Could it be that the cacophony of our communication pouring into the air space, cyperspace, and onto pages and pages of paper is nothing more, or less, than eccentric beings telling stories about God? One and all, we scrawl out as best we can our truth, our passion, our experience as creatures on this planet. We tell our stories through the choices we make, the friends we keep, and our mistakes and failures. We weave wondrous tales as we frame and express the meaning we give to our unique and precious lives.
We tweet and friend and facebook and link up and plaxo as we stake out our truth and territory like the birds in the woods calling back and forth.
“Are you there?”
“Yes, I am over here.”
“Well I am here. This is my territory. This is what I see. What do you see?”
“I don’t see what you see. I see this.”
I listen a lot to people’s stories about God or the apparent absence of God in their lives. Together we lift their experiences to the light, turn them to and fro, and notice something spiritual directors like to call “movements of the Spirit” (a piece of spiritual formation jargon that makes me want to giggle). This spiritual practice involves learning to pay attention to and recognize God’s way with you and what God might be saying to you in the context of your being and daily life experience. Sometimes we work like a GSI (God Scene Investigation) team. We pick up bits of evidence. We look carefully and reverently at what we find. We piece together scraps of your life story in God. We hold it all up to the wisdom and guidance of the Spirit. We weigh it against the texts of scripture, the tradition of faith communities, and your own common sense, reason, and intuition. Then we wait for confirmation and/or redirection from the Spirit, as it speaks through your community, relationships, scriptures, and own heart.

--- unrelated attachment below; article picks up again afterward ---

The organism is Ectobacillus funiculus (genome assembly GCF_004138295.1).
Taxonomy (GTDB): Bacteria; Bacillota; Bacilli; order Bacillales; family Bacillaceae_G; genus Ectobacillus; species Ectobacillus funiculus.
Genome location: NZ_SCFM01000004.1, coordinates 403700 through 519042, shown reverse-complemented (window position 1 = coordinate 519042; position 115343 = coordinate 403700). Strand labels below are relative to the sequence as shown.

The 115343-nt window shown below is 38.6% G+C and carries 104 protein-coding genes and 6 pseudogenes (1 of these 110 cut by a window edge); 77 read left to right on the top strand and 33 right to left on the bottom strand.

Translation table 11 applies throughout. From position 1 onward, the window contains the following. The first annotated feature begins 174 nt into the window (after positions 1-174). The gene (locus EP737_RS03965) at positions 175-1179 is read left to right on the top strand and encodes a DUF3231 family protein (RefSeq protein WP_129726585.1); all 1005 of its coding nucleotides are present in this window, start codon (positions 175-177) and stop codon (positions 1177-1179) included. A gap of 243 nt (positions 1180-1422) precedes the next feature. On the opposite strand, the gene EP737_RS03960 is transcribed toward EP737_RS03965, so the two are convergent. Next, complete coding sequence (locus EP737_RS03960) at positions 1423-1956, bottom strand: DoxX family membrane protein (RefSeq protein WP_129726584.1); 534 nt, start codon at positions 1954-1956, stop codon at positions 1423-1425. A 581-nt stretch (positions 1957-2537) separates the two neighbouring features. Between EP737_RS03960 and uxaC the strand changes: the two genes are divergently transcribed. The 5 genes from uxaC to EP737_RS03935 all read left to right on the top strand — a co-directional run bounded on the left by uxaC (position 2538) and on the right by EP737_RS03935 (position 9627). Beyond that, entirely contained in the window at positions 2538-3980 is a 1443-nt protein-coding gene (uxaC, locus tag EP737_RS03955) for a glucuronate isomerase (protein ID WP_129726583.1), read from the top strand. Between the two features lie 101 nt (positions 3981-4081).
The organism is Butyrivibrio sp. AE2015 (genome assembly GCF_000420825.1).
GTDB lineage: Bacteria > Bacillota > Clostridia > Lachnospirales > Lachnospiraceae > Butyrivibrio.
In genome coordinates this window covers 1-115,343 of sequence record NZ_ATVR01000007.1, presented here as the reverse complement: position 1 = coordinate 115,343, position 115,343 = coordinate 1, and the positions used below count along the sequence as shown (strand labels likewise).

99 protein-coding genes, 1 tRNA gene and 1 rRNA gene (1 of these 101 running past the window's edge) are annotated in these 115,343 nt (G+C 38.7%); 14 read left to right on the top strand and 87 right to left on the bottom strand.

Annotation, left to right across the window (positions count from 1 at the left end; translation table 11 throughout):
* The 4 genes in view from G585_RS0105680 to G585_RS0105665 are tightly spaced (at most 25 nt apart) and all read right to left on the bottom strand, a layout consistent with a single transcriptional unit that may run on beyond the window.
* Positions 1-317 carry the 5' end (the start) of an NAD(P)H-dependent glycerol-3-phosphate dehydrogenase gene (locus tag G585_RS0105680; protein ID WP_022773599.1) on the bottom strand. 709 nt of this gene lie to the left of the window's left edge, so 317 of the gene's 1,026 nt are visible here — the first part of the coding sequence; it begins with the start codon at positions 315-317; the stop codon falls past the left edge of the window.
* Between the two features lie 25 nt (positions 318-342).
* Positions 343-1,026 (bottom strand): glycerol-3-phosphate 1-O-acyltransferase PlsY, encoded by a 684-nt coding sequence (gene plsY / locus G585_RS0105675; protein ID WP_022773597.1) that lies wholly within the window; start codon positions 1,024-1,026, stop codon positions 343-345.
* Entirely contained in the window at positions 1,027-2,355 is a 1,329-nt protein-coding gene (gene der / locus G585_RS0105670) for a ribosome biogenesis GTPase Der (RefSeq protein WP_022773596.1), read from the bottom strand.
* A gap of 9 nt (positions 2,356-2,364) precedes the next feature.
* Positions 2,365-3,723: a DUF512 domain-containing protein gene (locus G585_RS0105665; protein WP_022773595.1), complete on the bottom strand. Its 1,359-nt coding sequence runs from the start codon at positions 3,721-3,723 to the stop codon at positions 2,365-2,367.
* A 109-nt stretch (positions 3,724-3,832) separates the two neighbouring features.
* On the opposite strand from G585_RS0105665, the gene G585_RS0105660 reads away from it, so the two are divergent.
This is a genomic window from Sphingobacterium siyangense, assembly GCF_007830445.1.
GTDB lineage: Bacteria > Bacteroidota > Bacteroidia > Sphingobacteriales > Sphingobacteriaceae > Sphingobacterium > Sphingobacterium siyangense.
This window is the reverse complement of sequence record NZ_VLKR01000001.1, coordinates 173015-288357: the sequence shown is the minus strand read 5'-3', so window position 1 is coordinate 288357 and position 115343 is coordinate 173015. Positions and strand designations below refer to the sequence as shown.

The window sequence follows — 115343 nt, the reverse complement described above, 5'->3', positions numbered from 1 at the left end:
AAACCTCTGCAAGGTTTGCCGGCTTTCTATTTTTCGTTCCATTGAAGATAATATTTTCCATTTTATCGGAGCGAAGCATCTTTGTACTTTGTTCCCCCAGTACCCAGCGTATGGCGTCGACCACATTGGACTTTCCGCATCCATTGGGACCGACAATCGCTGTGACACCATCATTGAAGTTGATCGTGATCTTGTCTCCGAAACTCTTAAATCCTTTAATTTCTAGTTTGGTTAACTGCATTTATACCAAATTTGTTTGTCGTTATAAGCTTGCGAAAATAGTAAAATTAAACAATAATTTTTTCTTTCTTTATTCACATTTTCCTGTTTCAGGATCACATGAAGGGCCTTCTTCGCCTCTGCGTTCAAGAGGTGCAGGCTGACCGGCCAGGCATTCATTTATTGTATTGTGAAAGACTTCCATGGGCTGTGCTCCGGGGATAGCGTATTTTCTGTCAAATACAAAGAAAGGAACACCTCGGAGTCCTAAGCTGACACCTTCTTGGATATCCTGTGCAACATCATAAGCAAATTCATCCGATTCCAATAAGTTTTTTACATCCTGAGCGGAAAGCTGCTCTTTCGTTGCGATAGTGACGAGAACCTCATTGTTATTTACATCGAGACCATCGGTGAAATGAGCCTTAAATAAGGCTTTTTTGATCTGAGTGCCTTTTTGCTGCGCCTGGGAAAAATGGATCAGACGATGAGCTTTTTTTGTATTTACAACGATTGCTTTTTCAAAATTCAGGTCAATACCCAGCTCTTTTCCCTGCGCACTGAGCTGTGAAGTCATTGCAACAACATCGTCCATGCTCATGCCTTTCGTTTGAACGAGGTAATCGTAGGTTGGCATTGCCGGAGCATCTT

Of course, it is rarely this tidy. Like babies babbling and toddlers scribbling, our stories are stumbling incomplete attempts to capture the unnamable ineffable Reality in which we live and move and find our being. “The heavens are telling of the glory of God; and their expanse is declaring the work of His hands. Day to day pours forth speech, and night to night reveals knowledge,” sings the psalmist uttering his own story. (Psalm 19) In ways both, crude and blasphemous, and sublime and exalted, we join our voices with all the people on earth and all the company of heaven in every time and place who forever to sing to the glory of God.
One of the eccentrics on this caravan is poet, Gerald Manley Hopkins. With a grace and beauty that stun me, he captures the notion of all the creatures in creation telling at once their stories of holiness.
As kingfishers catch fire,
Dragonflies draw flame;
As tumbled over rim in roundy wells
Stones ring; like each tucked string tells, each hung bell’s
Bow swung finds tongue to fling out broad its name;
Each mortal thing does one thing and the same:
Deals out that being indoors each one dwells;
Selves – goes its self; myself it speaks and spells,
Crying What I do is me; for that I came.
I say more: the just man justices;
Keeps grace: that keeps all his goings graces;
Acts in God’s eye what in God’s eye he is –
Christ. For Christ plays in ten thousand places,
Lovely in limbs, and lovely in eyes not his
To the Father through the features of men’s faces.
Gerald Manley Hopkins
So I say Tweet your hearts out: Scenes by the wayside, tales of the sea, stories of Jesus, tell them to me!
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